Steven Hale has pretty much the definitive story on the fall of the Democrats. The only piece that seems to be missing to me is the roll of the Rosalind Kurita episode. Maybe it doesn’t, but it seemed to me at the time–and still does–as a crucial pivot point that really read differently to the Democratic Party than it did to voters who traditionally voted Democratic.
I think the Party thought it was playing hardball with someone they perceived of as disloyal.
I think a lot of voters felt that this was a clear demonstration that the Party was so corrupt and so good-old-boy-ish that it would demolish anyone who put the good of the state over the good of the party.
It’s possible that the Kurita incident would have blown up in Democrats’ faces no matter what the Party did. But what it did do sent a couple of messages the Democrats still don’t want to take responsibility for sending. One is the primacy of party interests over state interests–though it sounds from Hale’s article like they may finally get this. The other is the message it sent to women about how the Democratic party treats female candidates. If you know you live in a state where the baseline–across parties–is not very woman-friendly and one party at least puts women in leadership positions, why would you leave your loyalty with the other party?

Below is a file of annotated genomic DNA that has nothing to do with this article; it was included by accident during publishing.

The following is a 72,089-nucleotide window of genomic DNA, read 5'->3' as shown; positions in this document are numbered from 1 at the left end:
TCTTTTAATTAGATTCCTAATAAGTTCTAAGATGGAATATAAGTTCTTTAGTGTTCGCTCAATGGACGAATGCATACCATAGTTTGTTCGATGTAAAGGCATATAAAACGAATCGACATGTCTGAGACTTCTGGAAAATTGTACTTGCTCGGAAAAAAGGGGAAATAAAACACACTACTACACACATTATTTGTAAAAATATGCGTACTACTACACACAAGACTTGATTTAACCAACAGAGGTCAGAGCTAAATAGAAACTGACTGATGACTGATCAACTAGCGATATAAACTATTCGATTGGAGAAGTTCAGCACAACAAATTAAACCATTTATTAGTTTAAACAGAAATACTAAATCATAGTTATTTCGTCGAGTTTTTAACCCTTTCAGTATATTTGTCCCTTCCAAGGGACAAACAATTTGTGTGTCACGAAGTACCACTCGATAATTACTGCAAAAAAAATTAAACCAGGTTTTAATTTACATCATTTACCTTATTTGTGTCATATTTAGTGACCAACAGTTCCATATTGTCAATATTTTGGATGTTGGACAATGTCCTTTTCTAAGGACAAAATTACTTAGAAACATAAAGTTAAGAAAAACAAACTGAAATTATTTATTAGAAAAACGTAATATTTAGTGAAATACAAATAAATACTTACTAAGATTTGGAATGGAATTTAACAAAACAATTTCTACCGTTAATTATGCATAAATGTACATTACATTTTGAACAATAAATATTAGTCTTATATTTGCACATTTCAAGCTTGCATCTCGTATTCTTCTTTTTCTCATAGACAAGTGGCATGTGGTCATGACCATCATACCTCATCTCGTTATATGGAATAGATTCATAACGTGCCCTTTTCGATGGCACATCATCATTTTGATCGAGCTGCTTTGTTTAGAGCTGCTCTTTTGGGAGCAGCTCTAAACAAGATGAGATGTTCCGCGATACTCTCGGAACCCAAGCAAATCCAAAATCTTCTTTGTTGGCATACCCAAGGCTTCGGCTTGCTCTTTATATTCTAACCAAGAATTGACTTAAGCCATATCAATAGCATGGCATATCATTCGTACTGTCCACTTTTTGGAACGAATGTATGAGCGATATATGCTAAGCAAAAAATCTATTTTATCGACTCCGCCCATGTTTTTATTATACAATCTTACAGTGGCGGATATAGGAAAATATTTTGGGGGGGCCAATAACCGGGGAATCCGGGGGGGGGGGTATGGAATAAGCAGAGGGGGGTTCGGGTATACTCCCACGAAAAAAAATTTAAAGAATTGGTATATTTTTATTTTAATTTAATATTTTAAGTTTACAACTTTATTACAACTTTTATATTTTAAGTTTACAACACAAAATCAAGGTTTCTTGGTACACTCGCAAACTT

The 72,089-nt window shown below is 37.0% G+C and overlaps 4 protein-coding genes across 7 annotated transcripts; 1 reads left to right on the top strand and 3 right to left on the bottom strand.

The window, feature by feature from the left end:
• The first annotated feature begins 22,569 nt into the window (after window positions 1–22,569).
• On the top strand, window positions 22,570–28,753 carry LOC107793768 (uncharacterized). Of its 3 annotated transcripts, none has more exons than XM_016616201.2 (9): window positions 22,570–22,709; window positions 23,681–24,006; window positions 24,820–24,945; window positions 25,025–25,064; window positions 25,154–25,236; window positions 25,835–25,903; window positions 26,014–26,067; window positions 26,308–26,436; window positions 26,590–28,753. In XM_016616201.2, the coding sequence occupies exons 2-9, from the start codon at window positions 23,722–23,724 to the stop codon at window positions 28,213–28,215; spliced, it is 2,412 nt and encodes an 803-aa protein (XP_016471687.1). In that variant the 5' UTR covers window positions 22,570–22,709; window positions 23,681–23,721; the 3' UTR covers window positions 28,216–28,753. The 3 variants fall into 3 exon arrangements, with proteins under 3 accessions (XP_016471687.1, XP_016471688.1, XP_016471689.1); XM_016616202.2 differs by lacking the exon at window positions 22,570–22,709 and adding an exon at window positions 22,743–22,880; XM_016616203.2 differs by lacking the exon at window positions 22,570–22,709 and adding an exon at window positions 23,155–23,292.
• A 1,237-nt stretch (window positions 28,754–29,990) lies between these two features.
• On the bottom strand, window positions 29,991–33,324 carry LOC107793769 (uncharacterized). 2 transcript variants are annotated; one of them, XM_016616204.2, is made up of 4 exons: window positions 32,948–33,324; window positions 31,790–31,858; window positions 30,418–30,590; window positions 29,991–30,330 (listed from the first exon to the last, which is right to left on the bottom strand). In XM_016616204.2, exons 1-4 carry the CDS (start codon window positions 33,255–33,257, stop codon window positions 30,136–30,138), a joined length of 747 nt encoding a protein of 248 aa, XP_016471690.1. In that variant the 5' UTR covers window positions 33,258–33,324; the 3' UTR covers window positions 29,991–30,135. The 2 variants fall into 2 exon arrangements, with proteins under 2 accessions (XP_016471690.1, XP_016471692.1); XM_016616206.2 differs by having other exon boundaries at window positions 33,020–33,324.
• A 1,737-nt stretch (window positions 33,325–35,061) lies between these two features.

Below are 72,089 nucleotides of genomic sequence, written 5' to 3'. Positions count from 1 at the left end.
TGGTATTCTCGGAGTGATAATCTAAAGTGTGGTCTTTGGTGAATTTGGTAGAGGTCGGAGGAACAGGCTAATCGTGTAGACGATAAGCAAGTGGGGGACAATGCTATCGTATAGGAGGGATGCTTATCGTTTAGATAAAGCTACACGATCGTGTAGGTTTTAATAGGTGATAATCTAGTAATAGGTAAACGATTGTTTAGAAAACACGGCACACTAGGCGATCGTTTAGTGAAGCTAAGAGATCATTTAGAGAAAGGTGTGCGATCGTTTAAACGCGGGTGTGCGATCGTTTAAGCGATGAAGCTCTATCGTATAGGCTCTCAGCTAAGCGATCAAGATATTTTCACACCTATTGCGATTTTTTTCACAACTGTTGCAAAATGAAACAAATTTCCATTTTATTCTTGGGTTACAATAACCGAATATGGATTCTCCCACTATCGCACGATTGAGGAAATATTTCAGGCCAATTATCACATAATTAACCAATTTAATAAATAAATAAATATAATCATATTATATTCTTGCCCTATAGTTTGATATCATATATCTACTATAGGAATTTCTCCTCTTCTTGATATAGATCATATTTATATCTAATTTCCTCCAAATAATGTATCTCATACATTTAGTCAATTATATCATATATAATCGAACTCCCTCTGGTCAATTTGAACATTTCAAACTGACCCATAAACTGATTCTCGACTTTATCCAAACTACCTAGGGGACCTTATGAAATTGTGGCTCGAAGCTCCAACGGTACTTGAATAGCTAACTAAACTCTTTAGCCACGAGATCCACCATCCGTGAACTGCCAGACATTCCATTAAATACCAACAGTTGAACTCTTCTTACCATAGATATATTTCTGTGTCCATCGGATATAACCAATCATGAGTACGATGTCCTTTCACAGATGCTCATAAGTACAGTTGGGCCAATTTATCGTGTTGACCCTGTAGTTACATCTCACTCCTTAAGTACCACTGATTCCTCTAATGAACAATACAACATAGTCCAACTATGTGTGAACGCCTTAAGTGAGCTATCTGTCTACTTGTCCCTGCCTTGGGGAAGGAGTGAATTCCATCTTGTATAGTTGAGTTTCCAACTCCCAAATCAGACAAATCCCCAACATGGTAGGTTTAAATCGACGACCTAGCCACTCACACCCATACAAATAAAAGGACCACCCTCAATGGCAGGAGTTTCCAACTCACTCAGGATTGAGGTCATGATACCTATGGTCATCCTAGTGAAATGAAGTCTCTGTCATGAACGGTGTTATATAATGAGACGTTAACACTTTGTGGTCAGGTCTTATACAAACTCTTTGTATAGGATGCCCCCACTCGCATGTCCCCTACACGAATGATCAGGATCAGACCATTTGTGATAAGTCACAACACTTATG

I mean, I know why I do. But why would a regular Tennessee woman?
Until the TNDP has some good answers to that question, all they can do is wait for the Republicans to fuck up so bad (while hoping their own Democrats don’t go down with them) that women will come back to them in disgust.
I would, if that is the strategy, invite all skeletons in any prominent closets to be dealt with now. Because voters whose motivation is disgust can be easily motivated to leave you for the same reason.